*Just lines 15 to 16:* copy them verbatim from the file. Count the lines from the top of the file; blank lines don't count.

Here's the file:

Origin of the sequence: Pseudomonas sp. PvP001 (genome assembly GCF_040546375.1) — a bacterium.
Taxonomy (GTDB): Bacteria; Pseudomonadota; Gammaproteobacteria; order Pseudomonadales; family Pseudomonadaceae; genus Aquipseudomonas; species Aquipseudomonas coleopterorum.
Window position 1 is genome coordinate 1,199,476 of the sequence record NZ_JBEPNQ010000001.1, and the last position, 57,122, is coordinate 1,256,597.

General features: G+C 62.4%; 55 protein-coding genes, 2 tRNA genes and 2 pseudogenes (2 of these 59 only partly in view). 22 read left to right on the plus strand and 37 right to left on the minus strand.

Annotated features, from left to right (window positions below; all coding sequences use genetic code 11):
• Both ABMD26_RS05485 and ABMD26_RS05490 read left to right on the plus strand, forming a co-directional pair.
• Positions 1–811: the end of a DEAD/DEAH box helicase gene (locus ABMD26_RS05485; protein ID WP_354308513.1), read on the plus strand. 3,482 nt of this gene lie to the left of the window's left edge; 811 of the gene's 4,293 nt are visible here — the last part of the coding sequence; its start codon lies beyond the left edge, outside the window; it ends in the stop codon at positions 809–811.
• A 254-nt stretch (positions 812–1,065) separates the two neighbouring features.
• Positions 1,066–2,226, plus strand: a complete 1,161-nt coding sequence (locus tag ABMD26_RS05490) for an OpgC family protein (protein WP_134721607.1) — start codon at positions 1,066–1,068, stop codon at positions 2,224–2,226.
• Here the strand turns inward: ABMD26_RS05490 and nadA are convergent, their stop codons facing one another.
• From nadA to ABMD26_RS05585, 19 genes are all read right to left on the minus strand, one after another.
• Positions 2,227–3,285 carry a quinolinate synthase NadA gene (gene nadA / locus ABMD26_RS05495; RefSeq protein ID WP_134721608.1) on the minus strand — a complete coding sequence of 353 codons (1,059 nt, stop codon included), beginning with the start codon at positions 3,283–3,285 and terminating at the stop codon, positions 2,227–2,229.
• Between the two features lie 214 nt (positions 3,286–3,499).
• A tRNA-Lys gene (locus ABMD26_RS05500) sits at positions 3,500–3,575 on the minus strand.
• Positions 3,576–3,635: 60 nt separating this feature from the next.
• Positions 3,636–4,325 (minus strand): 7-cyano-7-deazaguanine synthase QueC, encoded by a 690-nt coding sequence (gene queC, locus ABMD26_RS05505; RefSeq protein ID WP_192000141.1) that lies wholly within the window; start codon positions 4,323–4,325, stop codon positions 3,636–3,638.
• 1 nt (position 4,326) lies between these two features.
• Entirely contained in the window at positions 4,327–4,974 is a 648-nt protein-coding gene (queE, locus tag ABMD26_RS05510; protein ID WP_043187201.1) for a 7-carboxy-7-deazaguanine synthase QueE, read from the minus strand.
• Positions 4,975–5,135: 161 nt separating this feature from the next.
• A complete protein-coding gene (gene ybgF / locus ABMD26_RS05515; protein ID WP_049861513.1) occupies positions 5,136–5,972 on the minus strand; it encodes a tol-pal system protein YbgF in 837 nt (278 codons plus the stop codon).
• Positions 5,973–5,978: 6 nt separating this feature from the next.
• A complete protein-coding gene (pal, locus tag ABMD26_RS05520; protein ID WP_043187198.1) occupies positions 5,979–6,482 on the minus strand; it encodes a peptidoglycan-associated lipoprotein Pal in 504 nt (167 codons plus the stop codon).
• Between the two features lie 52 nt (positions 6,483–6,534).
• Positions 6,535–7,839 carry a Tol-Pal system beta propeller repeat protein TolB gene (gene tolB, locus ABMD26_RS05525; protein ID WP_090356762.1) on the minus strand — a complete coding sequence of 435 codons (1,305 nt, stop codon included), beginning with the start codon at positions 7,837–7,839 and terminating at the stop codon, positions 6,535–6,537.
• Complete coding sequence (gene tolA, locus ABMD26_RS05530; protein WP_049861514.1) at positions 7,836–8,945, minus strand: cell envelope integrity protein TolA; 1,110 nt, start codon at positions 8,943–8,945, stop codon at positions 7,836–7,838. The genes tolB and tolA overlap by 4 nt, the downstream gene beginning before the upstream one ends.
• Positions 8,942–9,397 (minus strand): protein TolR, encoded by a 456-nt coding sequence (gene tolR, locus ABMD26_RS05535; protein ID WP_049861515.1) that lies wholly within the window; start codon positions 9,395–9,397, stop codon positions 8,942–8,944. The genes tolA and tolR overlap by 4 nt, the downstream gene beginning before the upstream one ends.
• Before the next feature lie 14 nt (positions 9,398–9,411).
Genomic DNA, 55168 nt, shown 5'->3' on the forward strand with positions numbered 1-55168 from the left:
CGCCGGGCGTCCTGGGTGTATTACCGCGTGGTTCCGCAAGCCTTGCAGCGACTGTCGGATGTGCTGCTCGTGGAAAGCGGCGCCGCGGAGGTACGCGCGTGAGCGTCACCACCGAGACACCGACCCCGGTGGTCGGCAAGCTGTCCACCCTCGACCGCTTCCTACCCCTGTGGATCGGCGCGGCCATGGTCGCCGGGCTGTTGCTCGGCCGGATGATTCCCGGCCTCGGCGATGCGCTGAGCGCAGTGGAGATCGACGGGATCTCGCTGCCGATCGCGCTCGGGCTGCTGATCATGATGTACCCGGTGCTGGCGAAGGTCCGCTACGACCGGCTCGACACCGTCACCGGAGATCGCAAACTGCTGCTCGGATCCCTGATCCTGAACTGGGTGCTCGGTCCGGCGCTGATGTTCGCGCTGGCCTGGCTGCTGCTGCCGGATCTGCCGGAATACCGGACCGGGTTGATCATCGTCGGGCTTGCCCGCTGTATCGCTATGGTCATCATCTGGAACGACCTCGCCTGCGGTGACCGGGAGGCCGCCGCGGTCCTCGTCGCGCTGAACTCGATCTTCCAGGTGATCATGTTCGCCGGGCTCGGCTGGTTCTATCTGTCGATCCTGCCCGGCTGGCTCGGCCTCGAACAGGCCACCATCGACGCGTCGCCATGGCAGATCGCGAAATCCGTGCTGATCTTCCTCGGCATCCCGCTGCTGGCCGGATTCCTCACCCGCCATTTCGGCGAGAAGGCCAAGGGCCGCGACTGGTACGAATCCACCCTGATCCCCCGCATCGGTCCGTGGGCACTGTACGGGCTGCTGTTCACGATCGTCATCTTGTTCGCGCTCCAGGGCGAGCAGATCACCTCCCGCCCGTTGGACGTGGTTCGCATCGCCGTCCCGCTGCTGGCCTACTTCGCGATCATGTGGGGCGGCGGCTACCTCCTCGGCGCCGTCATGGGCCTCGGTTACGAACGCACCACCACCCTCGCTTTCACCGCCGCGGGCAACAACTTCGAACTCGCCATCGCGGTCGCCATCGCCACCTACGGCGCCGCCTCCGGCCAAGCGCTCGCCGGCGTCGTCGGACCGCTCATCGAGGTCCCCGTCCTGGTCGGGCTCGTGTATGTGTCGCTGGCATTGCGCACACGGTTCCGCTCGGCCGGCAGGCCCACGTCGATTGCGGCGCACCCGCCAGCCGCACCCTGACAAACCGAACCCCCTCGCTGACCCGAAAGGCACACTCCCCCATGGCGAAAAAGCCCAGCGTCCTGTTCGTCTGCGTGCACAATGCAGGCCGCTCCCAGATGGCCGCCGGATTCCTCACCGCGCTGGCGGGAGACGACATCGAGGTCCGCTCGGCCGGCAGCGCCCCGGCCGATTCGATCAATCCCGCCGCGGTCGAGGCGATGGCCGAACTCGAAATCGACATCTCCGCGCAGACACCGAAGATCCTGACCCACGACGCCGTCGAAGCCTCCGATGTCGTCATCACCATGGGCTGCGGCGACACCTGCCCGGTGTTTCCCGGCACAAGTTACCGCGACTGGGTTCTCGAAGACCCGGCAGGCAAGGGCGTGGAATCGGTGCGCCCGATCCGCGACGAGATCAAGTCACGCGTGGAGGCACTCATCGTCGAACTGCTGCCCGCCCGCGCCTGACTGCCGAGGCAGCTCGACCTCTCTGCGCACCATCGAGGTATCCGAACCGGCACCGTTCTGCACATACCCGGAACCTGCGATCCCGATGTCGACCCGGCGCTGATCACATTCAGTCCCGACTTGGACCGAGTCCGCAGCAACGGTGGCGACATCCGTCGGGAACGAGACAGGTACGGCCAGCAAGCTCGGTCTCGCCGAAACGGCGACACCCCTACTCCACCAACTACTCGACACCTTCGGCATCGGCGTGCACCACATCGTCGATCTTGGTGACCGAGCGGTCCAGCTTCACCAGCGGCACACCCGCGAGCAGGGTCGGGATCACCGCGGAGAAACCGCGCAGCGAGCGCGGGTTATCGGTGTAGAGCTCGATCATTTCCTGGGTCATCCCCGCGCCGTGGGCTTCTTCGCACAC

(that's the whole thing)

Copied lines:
• Positions 3,576–3,635: 60 nt separating this feature from the next.
• Positions 3,636–4,325 (minus strand): 7-cyano-7-deazaguanine synthase QueC, encoded by a 690-nt coding sequence (gene queC, locus ABMD26_RS05505; RefSeq protein ID WP_192000141.1) that lies wholly within the window; start codon positions 4,323–4,325, stop codon positions 3,636–3,638.